PHOTO: TROTH WELLS
After years of dispossession black people are hungry for land – and reform lies at the heart of the new
Government’s plans. Troth Wells reports from the Eastern Cape on a community which is buying a farm.
The old man gets to his feet. He brings his hand to his mouth and coughs respectfully. ‘I am just seeking clarification about the farm we wish to purchase,’ he says. He embellishes his Xhosa words with elegant hand gestures. His husky voice and biblical style of delivery hold the attention of everyone.
We are on a farm in the Eastern Cape. Around the table are members of the Zweledinga Residents’ Association (ZRA). Here too are fieldworkers from a local non-governmental organization, the Border Rural Committee (BRC); a lawyer; government officials and planners; and several white farmers.
The ZRA is in the process of acquiring the Gallawater farm from its white owner, Mr King. A youngish man dressed in jeans, thick blue jumper and baseball cap, he knows the members of this community well – perhaps better than he would have wished. They occupied his farm for a spell in 1993.
For all that, both sides like each other. One of the leaders of the land invasion, Godfrey, recalls that time: ‘When we entered Gallawater and the farmer came, I thought “this is not the kind of guy to harass”. His appearance and the way he talked with us was gentle.’
The members of the ZRA once lived in the Glen Grey district of the Eastern Cape, near the Transkei. In 1975 they learned that their area was to be incorporated into the ‘independent’ republic of the Transkei. They did not want to live in an area where they would be even poorer and in a place ruled by a repressive chief, so they moved to a spot near Queenstown. By a grotesque twist of fate, the land they had moved to was then incorporated into the ‘Republic of Ciskei’ which became ‘independent’ in 1981.
‘That was bad enough,’ explains Lungile Rex Bokuva, leader of the ZRA. ‘But in addition we had not received all the land we had been promised when we made the move. In 1993 we got tired of waiting, tired of the promises of land.’ So some of the community moved onto Langedraai farm which the South African Government had bought from a white farmer.
‘We want land not just for residential plots but also for farming,’ Johnny Ngunuza explains. ‘And there is another reason why we need more land. When we moved from Glen Grey our community only numbered about 18,000 people.’ Today the community’s population has grown to around 35,000. Also some of the land promised to them when they originally moved now has other claims upon it from similarly uprooted groups.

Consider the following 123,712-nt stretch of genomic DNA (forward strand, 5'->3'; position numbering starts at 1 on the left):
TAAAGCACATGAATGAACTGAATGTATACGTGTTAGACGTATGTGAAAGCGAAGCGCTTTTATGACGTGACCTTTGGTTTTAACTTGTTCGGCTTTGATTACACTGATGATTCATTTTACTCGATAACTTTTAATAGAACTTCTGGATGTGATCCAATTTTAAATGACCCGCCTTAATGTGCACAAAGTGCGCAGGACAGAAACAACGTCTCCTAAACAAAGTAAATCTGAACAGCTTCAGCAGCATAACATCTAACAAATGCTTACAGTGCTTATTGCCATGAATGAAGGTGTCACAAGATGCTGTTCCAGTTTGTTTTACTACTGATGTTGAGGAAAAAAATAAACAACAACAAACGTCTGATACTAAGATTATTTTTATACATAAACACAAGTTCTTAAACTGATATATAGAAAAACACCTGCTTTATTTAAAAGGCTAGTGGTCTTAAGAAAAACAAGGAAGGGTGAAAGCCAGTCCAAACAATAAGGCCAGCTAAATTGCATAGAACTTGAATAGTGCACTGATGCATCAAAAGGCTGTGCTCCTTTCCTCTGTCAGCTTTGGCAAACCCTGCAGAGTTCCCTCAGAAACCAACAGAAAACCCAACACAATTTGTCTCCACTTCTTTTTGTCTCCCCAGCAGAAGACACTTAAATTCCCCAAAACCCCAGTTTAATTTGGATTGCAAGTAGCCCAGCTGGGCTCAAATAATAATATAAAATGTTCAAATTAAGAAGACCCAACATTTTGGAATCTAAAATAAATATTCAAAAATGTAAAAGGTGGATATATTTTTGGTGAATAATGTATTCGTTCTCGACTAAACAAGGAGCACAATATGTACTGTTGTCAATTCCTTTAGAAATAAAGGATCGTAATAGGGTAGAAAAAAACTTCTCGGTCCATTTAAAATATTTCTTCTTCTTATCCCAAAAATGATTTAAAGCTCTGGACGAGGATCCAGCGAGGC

Goats join our circle under a tree outside the Langedraai farmhouse, seeking shade from the burning sun and gusty wind. It’s a harsh environment for any would-be farmer. A woman in a floral headscarf speaks to her neighbour and a ripple of dissent goes through the group.
Luvuyo Wotshela, the Border Rural Committee researcher, translates: the community is becoming impatient with the delay in finalizing the purchase of the Gallawater farm. The sale was agreed in August, and it is now December. They want to be in by Christmas. They may even cut a few fences and invade again if nothing happens soon. ‘Careful,’ jokes Luvuyo, ‘don’t do any damage – after all it’s your farm now!’
Such complexities surround the long and vexed history of land in South Africa. More than 70 per cent of the black population may now live in towns or large rural settlements, but many still hunger for land. It is a call from the heart as well as from the head, for ‘land’ has come to mean ‘freedom’.
PHOTO: TROTH WELLS
Figures often suggest that whites own 87 per cent of the land and blacks just 13 per cent. These figures exaggerate the true position, since, for example, more than 10 per cent of the ‘white’ figure includes state-owned land. Nonetheless, black South Africans were systematically deprived of their rights to live and work on the land. So land reform is central to the Government’s Reconstruction and Development Pro-gramme (RDP), which aims ‘to supply land to the poorest section of the rural population and aspirant farmers… (with) security of tenure’. It also aims to remove discrim-ination against women in gaining access to the land. The new Government’s first major piece of legislation, the 1994 Restitution Act, is establishing a Land Claims Commission and a Land Claims Court.